Managua is the largest city and the capital of Nicaragua, located on the Southwestern shore of Lake Managua. A grueling history of trials and triumph has left Managua as the vibrant cultural epicenter of the country, with a lifetime worth of activities and sights within the city itself. If you are looking to venture out of the city and into the breathtaking scenery of the North Atlantic region of Nicaragua, Managua is the perfect taking off point. The word Managua comes from a name that was given to the region by the Nahuatl indigenous people, Mana-ahuac, meaning, “surrounded by water”. Keteka gets travelers in touch with Nicaragua Managua tours that offer the closest look into the people and the landscape of this culturally rich and breathtakingly beautiful region. Click here to read more about the culture, what to do, what to eat, when to go, and where to stay in Managua!
The country of Nicaragua itself has a long and interesting history, being inhabited by Paleo-Americans as far back as 6,000 years ago, with archaeological remnants of ceramics and volcanic stone statues smattered throughout the country.
In the last 150 years however, the city of Managua has endured a brutal history. Managua became Nicaragua’s capital in 1857, but major floods in both 1876 and 1885 ravaged the city. Managua rebuilt and expanded, but the infrastructure was destroyed once again by an earthquake in 1931 and a fire in 1936.
After the 1930s, Managua gained stability, rebuilt and expanded as the capital, until a devastating earthquake in 1972 destroyed 90% of the city and killed nearly 20,000 people. Reconstruction after the earthquake was hindered by years of violent civil war through the 1980s.
But people who are born of and overcome hardship have an unbreakable vibrancy and love for life. In the mid-1990s, Managua found stabilization and resurgence. Infrastructure was rebuilt, the government stabilized, pollution cleanup systems were implemented, and threatened wildlife were protected.
Managua has a beautiful history of rising above tragedy and tyranny and today stands as a vivacious cultural center, with an annual array festivals featuring dancing, eating, drinking, marching bands, elaborate and colorful costumes, and traditions that date back to pre-colonial times.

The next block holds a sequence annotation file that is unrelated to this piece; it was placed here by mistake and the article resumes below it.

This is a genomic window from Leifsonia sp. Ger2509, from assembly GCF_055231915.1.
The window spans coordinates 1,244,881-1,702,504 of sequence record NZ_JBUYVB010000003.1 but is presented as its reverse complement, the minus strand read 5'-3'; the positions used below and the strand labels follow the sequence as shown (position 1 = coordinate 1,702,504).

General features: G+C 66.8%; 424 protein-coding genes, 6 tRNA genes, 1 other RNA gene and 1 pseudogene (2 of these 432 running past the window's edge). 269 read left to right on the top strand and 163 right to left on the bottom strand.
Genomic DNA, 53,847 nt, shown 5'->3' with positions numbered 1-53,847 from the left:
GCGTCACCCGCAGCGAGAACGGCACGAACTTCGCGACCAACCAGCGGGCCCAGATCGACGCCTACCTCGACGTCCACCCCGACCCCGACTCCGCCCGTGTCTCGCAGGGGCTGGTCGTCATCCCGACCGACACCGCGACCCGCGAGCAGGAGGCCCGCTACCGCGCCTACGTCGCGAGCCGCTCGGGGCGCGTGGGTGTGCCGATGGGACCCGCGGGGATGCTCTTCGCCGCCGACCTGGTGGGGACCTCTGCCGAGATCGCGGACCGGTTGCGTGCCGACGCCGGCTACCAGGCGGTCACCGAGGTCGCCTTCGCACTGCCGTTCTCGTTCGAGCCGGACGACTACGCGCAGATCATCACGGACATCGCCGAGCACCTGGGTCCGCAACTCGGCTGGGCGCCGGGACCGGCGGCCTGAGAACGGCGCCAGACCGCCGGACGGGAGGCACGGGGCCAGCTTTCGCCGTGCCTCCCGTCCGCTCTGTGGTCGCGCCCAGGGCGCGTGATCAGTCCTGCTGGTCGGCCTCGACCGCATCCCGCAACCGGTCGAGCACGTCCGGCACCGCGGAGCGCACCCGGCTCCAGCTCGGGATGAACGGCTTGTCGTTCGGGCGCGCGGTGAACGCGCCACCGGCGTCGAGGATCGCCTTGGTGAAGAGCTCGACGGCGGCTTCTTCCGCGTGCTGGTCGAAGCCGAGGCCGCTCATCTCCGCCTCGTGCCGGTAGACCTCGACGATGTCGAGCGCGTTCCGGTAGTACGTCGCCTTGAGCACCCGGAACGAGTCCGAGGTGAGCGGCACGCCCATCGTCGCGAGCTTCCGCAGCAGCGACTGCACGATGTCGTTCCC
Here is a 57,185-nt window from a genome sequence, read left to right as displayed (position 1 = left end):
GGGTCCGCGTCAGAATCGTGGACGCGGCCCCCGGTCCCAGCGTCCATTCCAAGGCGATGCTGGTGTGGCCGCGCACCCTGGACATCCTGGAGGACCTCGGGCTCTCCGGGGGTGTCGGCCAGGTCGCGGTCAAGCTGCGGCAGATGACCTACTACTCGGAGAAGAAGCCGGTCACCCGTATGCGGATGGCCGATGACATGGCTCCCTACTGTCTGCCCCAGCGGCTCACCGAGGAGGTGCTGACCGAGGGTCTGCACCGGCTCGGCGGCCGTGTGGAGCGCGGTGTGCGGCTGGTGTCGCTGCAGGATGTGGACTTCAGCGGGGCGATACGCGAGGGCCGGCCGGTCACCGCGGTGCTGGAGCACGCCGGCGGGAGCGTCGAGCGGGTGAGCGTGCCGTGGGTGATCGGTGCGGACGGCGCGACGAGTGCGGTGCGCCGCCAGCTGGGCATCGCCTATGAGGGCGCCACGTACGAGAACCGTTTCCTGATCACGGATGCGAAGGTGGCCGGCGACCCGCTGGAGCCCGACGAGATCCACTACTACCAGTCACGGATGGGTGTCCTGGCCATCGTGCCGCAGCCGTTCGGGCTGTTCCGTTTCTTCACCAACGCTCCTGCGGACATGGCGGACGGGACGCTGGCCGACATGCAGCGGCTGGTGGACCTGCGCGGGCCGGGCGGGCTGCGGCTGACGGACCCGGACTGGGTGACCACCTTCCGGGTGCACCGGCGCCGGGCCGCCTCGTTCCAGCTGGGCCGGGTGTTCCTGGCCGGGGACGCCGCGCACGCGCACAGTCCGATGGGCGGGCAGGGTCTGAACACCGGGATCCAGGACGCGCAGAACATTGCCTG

Due to the deep history, there are a number of museums, libraries, and cultural centers in Managua worth visiting. There is also a lively nightlife with a variety of bars, nightclubs, casinos, theaters, and cinemas.
For those looking to see more of the country than just the city, there are loads of Nicaragua Managua tours to immerse you in the lush scenery and diverse ecosystems of the surrounding areas of Nicaragua.
You could take an extended expedition paddling down remote rivers cut through the beautiful rainforests of the Northern Atlantic regions of Nicaragua. Catch fresh fish, swim in the pristine waters, and maybe even have the chance to catch a glimpse of the elusive jaguar. Such tours also make stops at local indigenous communities, where you will get a rare look into the life of Nicaraguan natives.
For other experiences of the landscape, you can take Nicaragua Managua tours of the La Rota volcano and spot wildlife such as monkeys, squirrels, deer, iguanas, birds, and be immersed in old growth forests.
Nicaragua has a traditional cuisine, but has been blended with international flavors from Italy, Spain, France, Germany, Asia, and North America in Managua due to outside influence from immigrants and tourists, creating a cuisine unique to the city.
The most common traditional dishes usually consist of rice, plantain, beans, and varieties of cabbage and cheeses. It is quite usual and traditional for fried cheese to be a side with many popular dishes.
Quesillo is a succulent local fast food; cheese wrapped in a corn tortilla with cream, onions, and salt. Nactamales are also very common, which are essentially a Nicaraguan twist on a tamale. Steak is one of the most popular dishes in Managua if you are looking for something a little ritzier. Garnished with chimichurri—oil with crushed garlic and herbs—eating a steak in Managua is an experience in itself.
For desert, you could take the healthy route with fresh and juicy fruit such as mangos, grown locally and sold in street markets. Or try a traditional cajeta de leche, a sweet condensed milk, or any variety of rich and local chocolates.
Managua is a tropical region, with average monthly temperatures never dipping below 79˚F (26˚C). If you looking for an escape from Northern Hemisphere winter months, fly to Managua any time in December, January, February, March, or April, because the sun will be shining and monthly rainfall is below 0.3 inches (8mm).
In May, rainfall spikes up to 5.25 inches (134mm) and fluctuates all the way up to 9 inches (227mm) monthly, through October. The weather is still warm, just be sure to pack a raincoat!
Because it is the capital of the country, you will have no problem finding a place to stay in or around Managua. There is a wide selection of hotels, ranging from 5-star all inclusive resorts with high class restaurants, to more affordable places, both with options in the heart of the cultural epicenter and nightlife of Managua, or a little bit farther from the hustle and bustle of the city on the outskirts of town. For the intrepid, there is also a wide selection of hostels both in and outside of the city.